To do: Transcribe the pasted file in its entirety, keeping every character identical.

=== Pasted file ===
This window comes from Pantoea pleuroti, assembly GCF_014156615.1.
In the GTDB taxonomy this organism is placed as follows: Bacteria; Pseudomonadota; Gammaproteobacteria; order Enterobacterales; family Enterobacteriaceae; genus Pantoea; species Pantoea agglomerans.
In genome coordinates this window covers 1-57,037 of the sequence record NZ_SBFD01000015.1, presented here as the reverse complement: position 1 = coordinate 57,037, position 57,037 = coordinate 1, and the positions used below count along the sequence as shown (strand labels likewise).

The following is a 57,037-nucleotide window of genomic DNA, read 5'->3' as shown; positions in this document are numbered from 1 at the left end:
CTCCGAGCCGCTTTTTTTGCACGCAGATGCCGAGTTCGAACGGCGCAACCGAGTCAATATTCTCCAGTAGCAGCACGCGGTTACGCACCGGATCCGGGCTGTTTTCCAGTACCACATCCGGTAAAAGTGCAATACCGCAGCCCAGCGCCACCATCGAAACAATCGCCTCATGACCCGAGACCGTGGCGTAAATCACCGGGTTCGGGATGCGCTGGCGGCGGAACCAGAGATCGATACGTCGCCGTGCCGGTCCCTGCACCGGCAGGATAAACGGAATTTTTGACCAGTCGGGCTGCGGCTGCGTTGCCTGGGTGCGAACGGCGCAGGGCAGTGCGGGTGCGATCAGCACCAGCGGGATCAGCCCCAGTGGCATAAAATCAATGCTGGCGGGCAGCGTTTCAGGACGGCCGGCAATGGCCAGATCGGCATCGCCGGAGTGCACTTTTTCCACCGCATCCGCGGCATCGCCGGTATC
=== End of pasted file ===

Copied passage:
This window comes from Pantoea pleuroti, assembly GCF_014156615.1.
In the GTDB taxonomy this organism is placed as follows: Bacteria; Pseudomonadota; Gammaproteobacteria; order Enterobacterales; family Enterobacteriaceae; genus Pantoea; species Pantoea agglomerans.
In genome coordinates this window covers 1-57,037 of the sequence record NZ_SBFD01000015.1, presented here as the reverse complement: position 1 = coordinate 57,037, position 57,037 = coordinate 1, and the positions used below count along the sequence as shown (strand labels likewise).

The following is a 57,037-nucleotide window of genomic DNA, read 5'->3' as shown; positions in this document are numbered from 1 at the left end:
CTCCGAGCCGCTTTTTTTGCACGCAGATGCCGAGTTCGAACGGCGCAACCGAGTCAATATTCTCCAGTAGCAGCACGCGGTTACGCACCGGATCCGGGCTGTTTTCCAGTACCACATCCGGTAAAAGTGCAATACCGCAGCCCAGCGCCACCATCGAAACAATCGCCTCATGACCCGAGACCGTGGCGTAAATCACCGGGTTCGGGATGCGCTGGCGGCGGAACCAGAGATCGATACGTCGCCGTGCCGGTCCCTGCACCGGCAGGATAAACGGAATTTTTGACCAGTCGGGCTGCGGCTGCGTTGCCTGGGTGCGAACGGCGCAGGGCAGTGCGGGTGCGATCAGCACCAGCGGGATCAGCCCCAGTGGCATAAAATCAATGCTGGCGGGCAGCGTTTCAGGACGGCCGGCAATGGCCAGATCGGCATCGCCGGAGTGCACTTTTTCCACCGCATCCGCGGCATCGCCGGTATC